We conclude that the Bible teaches that all mankind, without exception, can come to salvation. But let's discuss an objection some make to this.


There are those today who argue that because Jesus said He was sent only to the lost sheep of Israel, that no non-Israelite can receive God's salvation. The New Testament they say is only intended for Abraham's lineage, the Israelites scattered amongst all the nations. They contend that the word ‘Gentile’ means the lost sheep of Israel and when the Bible says all can be saved, it means all the Israelites.

Before we discuss the lost sheep, let's first see what the Bible means by ‘Gentiles’.

In the Old Testament, the Hebrew word for ‘Gentile’ is ‘Gowy’. It is used in two ways: First for any nation. So it means a unit or group of people and is translated as ‘nations,’ or ‘people.’ Here is an example:

“These are the families of the sons of Noah, after their generations, in their nations: and by these were the nations divided in the earth after the flood.” – Genesis 10:32

But in the more specific meaning of ‘Gowy,’ it refers to the foreign nations outside of God's grace – nations who served other ‘gods’ – therefore heathen or gentile. When this specific emphasis is intended the translation reads, ‘Gentiles’ or ‘heathen.’ Here is an example of this:

“But he walked in the way of the kings of Israel, yea, and made his son to pass through the fire, according to the abominations of the heathen, whom the LORD cast out from before the children of Israel.” – 2 Kings 16:3

Clearly the reference intended by ‘Gowy’ is of non-Jewish practices therefore it reads ‘heathen’.

“So shall the children of Israel eat their defiled bread among the Gentiles where I will drive them.” – Ezekiel 4:13

Israel is swallowed up; now they are among the Gentiles like a vessel in which is no pleasure.” – Hosea 8:8

In the above two verses we see a distinction between Israel (God' people) and the Gentiles (the foreign nations) amongst whom they find themselves. Therefore the Gentiles are not Israel. In fact when we look at the actual definition of ‘Gowy,’ it leaves no doubt that non-Jews are being referred to quite directly:

Gentiles (Strong’s H1471)

  1. A foreign nation not worshipping the true Godhence Gentile.

  2. Gentile, heathen, nation, people.

In the New Testament we find an equivalent Greek word, ‘Ethnos,’ for the Hebrew word ‘Gowy.’ ‘Ethnos’ is also sometimes translated as ‘nations,’ or ‘people’ when used generically of a kind of people (grouped by ethnicity, language, culture, religion, nationality and so forth). But when speaking specifically of non-Jews it reads ‘Gentiles’, or ‘heathens.’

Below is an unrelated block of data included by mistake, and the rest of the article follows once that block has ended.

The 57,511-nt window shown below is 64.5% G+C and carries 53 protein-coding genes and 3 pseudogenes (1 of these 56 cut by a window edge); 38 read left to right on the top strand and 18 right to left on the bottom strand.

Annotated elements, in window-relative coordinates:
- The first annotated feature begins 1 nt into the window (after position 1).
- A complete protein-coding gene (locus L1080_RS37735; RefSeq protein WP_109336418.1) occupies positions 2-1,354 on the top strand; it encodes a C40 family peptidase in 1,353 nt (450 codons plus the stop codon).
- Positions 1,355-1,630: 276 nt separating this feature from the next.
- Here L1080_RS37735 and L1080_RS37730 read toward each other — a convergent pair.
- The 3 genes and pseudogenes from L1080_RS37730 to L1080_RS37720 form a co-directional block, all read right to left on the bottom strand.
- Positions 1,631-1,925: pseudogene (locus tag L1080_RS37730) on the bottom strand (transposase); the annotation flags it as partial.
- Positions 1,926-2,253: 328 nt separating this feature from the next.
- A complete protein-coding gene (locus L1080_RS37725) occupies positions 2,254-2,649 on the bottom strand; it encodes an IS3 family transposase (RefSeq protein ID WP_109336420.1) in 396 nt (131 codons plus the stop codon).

Gentiles (Strong’s G1484)

  1. A multitude associated or living together – a company, troop.

  2. A multitude of individuals of the same nature or genus – the human family.

  3. A tribe, nation or people group.

  4. In the OT, foreign nations not worshipping the true God, pagans, Gentiles.

  5. In the NT, Paul uses the term for Gentile Christians.

Let's look at an example of ‘Ethnos’ in use when Peter first discovered that God shows no distinction between men any longer.

“You know how unlawful it is for a Jewish man to keep company with or go to one of another nation. But God has shown me that I should not call any man common or unclean... In truth I perceive that God shows no partiality. But in every nation whoever fears Him and works righteousness is accepted by Him... And those of the circumcision who believed were astonished, as many as came with Peter, because the gift of the Holy Spirit had been poured out on the Gentiles also.” – Acts 10:28, 34-35, 44-45

The word ‘Ethnos’ appears 3 times in this passage.

  1. First Peter says it is unlawful to keep company with ‘another nation’ (those not of Israel).

  2. Then Peter has realised that God now accepts men of ‘every nation’ (therefore all types of nations included).